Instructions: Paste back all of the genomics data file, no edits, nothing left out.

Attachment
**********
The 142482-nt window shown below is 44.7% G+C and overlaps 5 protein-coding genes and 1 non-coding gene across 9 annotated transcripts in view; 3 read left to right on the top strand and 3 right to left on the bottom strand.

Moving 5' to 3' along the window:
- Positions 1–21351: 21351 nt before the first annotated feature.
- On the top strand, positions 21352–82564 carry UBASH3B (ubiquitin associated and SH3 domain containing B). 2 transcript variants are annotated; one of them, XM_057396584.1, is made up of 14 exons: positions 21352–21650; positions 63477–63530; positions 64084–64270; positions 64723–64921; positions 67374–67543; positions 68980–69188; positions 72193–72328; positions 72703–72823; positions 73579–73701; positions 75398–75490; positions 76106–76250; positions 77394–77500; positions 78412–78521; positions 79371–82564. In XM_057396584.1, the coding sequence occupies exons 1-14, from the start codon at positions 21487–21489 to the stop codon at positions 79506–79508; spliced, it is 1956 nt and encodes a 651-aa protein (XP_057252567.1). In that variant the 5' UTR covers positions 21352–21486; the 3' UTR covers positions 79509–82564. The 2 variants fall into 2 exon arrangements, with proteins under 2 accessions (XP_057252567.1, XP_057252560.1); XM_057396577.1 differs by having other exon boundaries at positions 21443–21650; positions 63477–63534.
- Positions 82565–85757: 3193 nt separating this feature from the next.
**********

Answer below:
The 142482-nt window shown below is 44.7% G+C and overlaps 5 protein-coding genes and 1 non-coding gene across 9 annotated transcripts in view; 3 read left to right on the top strand and 3 right to left on the bottom strand.

Moving 5' to 3' along the window:
- Positions 1–21351: 21351 nt before the first annotated feature.
- On the top strand, positions 21352–82564 carry UBASH3B (ubiquitin associated and SH3 domain containing B). 2 transcript variants are annotated; one of them, XM_057396584.1, is made up of 14 exons: positions 21352–21650; positions 63477–63530; positions 64084–64270; positions 64723–64921; positions 67374–67543; positions 68980–69188; positions 72193–72328; positions 72703–72823; positions 73579–73701; positions 75398–75490; positions 76106–76250; positions 77394–77500; positions 78412–78521; positions 79371–82564. In XM_057396584.1, the coding sequence occupies exons 1-14, from the start codon at positions 21487–21489 to the stop codon at positions 79506–79508; spliced, it is 1956 nt and encodes a 651-aa protein (XP_057252567.1). In that variant the 5' UTR covers positions 21352–21486; the 3' UTR covers positions 79509–82564. The 2 variants fall into 2 exon arrangements, with proteins under 2 accessions (XP_057252567.1, XP_057252560.1); XM_057396577.1 differs by having other exon boundaries at positions 21443–21650; positions 63477–63534.
- Positions 82565–85757: 3193 nt separating this feature from the next.